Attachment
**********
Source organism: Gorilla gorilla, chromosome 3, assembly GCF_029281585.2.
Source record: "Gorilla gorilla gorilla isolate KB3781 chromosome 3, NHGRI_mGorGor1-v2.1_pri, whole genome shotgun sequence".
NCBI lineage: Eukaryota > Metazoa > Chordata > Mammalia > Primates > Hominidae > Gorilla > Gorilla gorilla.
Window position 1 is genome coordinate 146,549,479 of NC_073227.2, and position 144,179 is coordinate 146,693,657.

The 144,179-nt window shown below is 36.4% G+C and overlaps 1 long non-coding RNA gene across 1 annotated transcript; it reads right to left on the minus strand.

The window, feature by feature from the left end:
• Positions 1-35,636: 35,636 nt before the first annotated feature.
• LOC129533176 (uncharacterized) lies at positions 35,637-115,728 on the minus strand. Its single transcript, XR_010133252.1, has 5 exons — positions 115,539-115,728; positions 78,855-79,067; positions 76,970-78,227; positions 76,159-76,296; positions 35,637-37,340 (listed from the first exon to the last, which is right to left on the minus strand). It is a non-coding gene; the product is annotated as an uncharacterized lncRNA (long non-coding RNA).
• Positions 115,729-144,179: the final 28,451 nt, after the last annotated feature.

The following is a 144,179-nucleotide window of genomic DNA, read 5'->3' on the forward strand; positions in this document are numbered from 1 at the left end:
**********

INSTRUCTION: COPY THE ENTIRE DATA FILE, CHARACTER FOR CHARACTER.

Source organism: Gorilla gorilla, chromosome 3, assembly GCF_029281585.2.
Source record: "Gorilla gorilla gorilla isolate KB3781 chromosome 3, NHGRI_mGorGor1-v2.1_pri, whole genome shotgun sequence".
NCBI lineage: Eukaryota > Metazoa > Chordata > Mammalia > Primates > Hominidae > Gorilla > Gorilla gorilla.
Window position 1 is genome coordinate 146,549,479 of NC_073227.2, and position 144,179 is coordinate 146,693,657.

The 144,179-nt window shown below is 36.4% G+C and overlaps 1 long non-coding RNA gene across 1 annotated transcript; it reads right to left on the minus strand.

The window, feature by feature from the left end:
• Positions 1-35,636: 35,636 nt before the first annotated feature.
• LOC129533176 (uncharacterized) lies at positions 35,637-115,728 on the minus strand. Its single transcript, XR_010133252.1, has 5 exons — positions 115,539-115,728; positions 78,855-79,067; positions 76,970-78,227; positions 76,159-76,296; positions 35,637-37,340 (listed from the first exon to the last, which is right to left on the minus strand). It is a non-coding gene; the product is annotated as an uncharacterized lncRNA (long non-coding RNA).
• Positions 115,729-144,179: the final 28,451 nt, after the last annotated feature.

The following is a 144,179-nucleotide window of genomic DNA, read 5'->3' on the forward strand; positions in this document are numbered from 1 at the left end: